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This edition of the Quaderni focuses on anti-gentrification practices and challenges which have been on the rise in public debates in many cities of the European South in recent years. It presents a variety of practices carried out in several European cities and presented by activists and/or by academics who met and engaged in a collective dialogue on the topic. In the first part of the Quaderni, activists highlight their experience of involvement in practices against evictions, austerity, commodification of urban space for touristic uses and speculaton in various cities. In particular, they were asked to share, their experience, repertoire of practices and proposals for action. In the second part of the issue, scholars stress the theoretical epistemological challenges, spotlight the ambiguities, contradictions and conflicts that this subject presents. In some cases, the researchers locate themselves halfway between academia and activism, critically engaging in conversaton with activists, or directly involved in housing protest and/or alternatve housing policy design. The result is a polysemy of voices, a collective effort, that enrich our understanding of what it means to resist gentrification.
The noun anti-gentrification is here employed with different aims, as a general framework for describing the complex regime of expulsions taking place in European cities. This enables the authors to consider as anti-gentrification a broad range of different practices of resistances all sharing a common claim: the permanent access to urban space (and housing) for vulnerable and precarious social groups and communities, which would otherwise be expelled by (hard and soft) processes of urban transformation. This framework also substantiates the exercise of prefiguration, imagination and enactment of practical actions aimed at countervailing displacement and placing social solidarity at the centre of the urban agenda.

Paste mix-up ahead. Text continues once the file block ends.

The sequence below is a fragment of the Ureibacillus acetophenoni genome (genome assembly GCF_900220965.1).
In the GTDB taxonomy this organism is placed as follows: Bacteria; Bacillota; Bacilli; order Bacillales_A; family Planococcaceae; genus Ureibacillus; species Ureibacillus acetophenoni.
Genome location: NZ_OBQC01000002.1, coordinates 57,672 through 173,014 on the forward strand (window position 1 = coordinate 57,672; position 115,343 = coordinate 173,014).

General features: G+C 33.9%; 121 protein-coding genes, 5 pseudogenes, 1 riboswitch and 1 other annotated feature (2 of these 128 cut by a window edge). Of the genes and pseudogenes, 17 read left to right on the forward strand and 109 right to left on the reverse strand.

I must mention three distinctive traits pertaining to the line of research from which this issue of the Quaderni stem from. The first aspect is that this work is aligned with a radical critical approach to gentrification, which assumes from the beginning the perspective of those being excluded and marginalized. I follow Marcuse in his claim: “If the pain of displacement is not a central component of what we are dealing with in studying gentrification – indeed, is not what brings us to the subject in the first place – we are not just missing one factor in a multi-factorial equation; we are missing the central point that needs to be addressed.” (2010: 187). The second aspect is that I deliberately assume a position that lies in-between a particularistic approach to the study of the phenomena, that focuses on the specificities of each context (Maloutas 2017) and a universalistic approach based on a critical understanding of the political economy of housing, with a tendency to extract and spotlight the regularities and the proportions that the phenomenon has assumed on a global scale (Lees et all 2015, 2016). The third aspect worth mentioning is that I choose to explore the anti-gentrification discourse and practices within a specific geographical context, the European cities, and in a specific time, the years that followed the economic crisis.